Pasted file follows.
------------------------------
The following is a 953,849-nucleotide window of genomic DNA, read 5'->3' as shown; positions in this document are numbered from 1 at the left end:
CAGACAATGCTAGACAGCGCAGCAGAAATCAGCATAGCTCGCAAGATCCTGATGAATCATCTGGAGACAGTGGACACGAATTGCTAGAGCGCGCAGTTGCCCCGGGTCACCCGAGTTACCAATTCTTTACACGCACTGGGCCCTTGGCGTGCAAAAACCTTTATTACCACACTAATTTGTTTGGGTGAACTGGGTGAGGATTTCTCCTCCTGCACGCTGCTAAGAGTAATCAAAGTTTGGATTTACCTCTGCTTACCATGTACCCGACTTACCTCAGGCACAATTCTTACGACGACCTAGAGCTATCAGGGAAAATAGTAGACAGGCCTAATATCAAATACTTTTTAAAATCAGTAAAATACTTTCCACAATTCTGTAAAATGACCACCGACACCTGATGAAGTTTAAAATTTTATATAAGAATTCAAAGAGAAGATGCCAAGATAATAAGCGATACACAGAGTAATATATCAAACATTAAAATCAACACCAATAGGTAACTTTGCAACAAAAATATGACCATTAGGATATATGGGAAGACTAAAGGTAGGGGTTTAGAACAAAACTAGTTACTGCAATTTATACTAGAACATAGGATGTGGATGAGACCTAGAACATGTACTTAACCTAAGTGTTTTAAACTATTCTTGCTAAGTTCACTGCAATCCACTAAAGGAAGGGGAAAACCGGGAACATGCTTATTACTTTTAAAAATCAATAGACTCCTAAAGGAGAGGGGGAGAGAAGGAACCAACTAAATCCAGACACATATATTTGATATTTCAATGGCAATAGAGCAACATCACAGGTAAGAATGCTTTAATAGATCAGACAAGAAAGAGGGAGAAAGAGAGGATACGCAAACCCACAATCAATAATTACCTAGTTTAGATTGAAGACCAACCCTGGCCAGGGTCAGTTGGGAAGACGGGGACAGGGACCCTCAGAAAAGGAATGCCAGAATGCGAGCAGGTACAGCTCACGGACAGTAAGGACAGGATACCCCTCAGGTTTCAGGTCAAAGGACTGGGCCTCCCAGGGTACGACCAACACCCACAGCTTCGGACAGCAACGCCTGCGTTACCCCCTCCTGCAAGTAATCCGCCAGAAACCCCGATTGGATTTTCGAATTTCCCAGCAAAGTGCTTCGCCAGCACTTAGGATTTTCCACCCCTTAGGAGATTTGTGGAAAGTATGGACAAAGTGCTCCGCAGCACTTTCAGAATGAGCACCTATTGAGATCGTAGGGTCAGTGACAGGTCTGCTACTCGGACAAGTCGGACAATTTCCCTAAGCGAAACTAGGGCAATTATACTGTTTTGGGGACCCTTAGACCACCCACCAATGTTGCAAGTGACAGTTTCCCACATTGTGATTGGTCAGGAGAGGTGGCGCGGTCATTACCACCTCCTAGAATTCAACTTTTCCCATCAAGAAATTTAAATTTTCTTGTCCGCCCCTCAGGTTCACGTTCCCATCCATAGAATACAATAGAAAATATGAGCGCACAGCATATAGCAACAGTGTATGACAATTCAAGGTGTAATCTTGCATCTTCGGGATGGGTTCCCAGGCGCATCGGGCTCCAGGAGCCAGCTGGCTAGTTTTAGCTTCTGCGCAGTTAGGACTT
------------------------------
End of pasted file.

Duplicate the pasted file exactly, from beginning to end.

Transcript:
The following is a 953,849-nucleotide window of genomic DNA, read 5'->3' as shown; positions in this document are numbered from 1 at the left end:
CAGACAATGCTAGACAGCGCAGCAGAAATCAGCATAGCTCGCAAGATCCTGATGAATCATCTGGAGACAGTGGACACGAATTGCTAGAGCGCGCAGTTGCCCCGGGTCACCCGAGTTACCAATTCTTTACACGCACTGGGCCCTTGGCGTGCAAAAACCTTTATTACCACACTAATTTGTTTGGGTGAACTGGGTGAGGATTTCTCCTCCTGCACGCTGCTAAGAGTAATCAAAGTTTGGATTTACCTCTGCTTACCATGTACCCGACTTACCTCAGGCACAATTCTTACGACGACCTAGAGCTATCAGGGAAAATAGTAGACAGGCCTAATATCAAATACTTTTTAAAATCAGTAAAATACTTTCCACAATTCTGTAAAATGACCACCGACACCTGATGAAGTTTAAAATTTTATATAAGAATTCAAAGAGAAGATGCCAAGATAATAAGCGATACACAGAGTAATATATCAAACATTAAAATCAACACCAATAGGTAACTTTGCAACAAAAATATGACCATTAGGATATATGGGAAGACTAAAGGTAGGGGTTTAGAACAAAACTAGTTACTGCAATTTATACTAGAACATAGGATGTGGATGAGACCTAGAACATGTACTTAACCTAAGTGTTTTAAACTATTCTTGCTAAGTTCACTGCAATCCACTAAAGGAAGGGGAAAACCGGGAACATGCTTATTACTTTTAAAAATCAATAGACTCCTAAAGGAGAGGGGGAGAGAAGGAACCAACTAAATCCAGACACATATATTTGATATTTCAATGGCAATAGAGCAACATCACAGGTAAGAATGCTTTAATAGATCAGACAAGAAAGAGGGAGAAAGAGAGGATACGCAAACCCACAATCAATAATTACCTAGTTTAGATTGAAGACCAACCCTGGCCAGGGTCAGTTGGGAAGACGGGGACAGGGACCCTCAGAAAAGGAATGCCAGAATGCGAGCAGGTACAGCTCACGGACAGTAAGGACAGGATACCCCTCAGGTTTCAGGTCAAAGGACTGGGCCTCCCAGGGTACGACCAACACCCACAGCTTCGGACAGCAACGCCTGCGTTACCCCCTCCTGCAAGTAATCCGCCAGAAACCCCGATTGGATTTTCGAATTTCCCAGCAAAGTGCTTCGCCAGCACTTAGGATTTTCCACCCCTTAGGAGATTTGTGGAAAGTATGGACAAAGTGCTCCGCAGCACTTTCAGAATGAGCACCTATTGAGATCGTAGGGTCAGTGACAGGTCTGCTACTCGGACAAGTCGGACAATTTCCCTAAGCGAAACTAGGGCAATTATACTGTTTTGGGGACCCTTAGACCACCCACCAATGTTGCAAGTGACAGTTTCCCACATTGTGATTGGTCAGGAGAGGTGGCGCGGTCATTACCACCTCCTAGAATTCAACTTTTCCCATCAAGAAATTTAAATTTTCTTGTCCGCCCCTCAGGTTCACGTTCCCATCCATAGAATACAATAGAAAATATGAGCGCACAGCATATAGCAACAGTGTATGACAATTCAAGGTGTAATCTTGCATCTTCGGGATGGGTTCCCAGGCGCATCGGGCTCCAGGAGCCAGCTGGCTAGTTTTAGCTTCTGCGCAGTTAGGACTT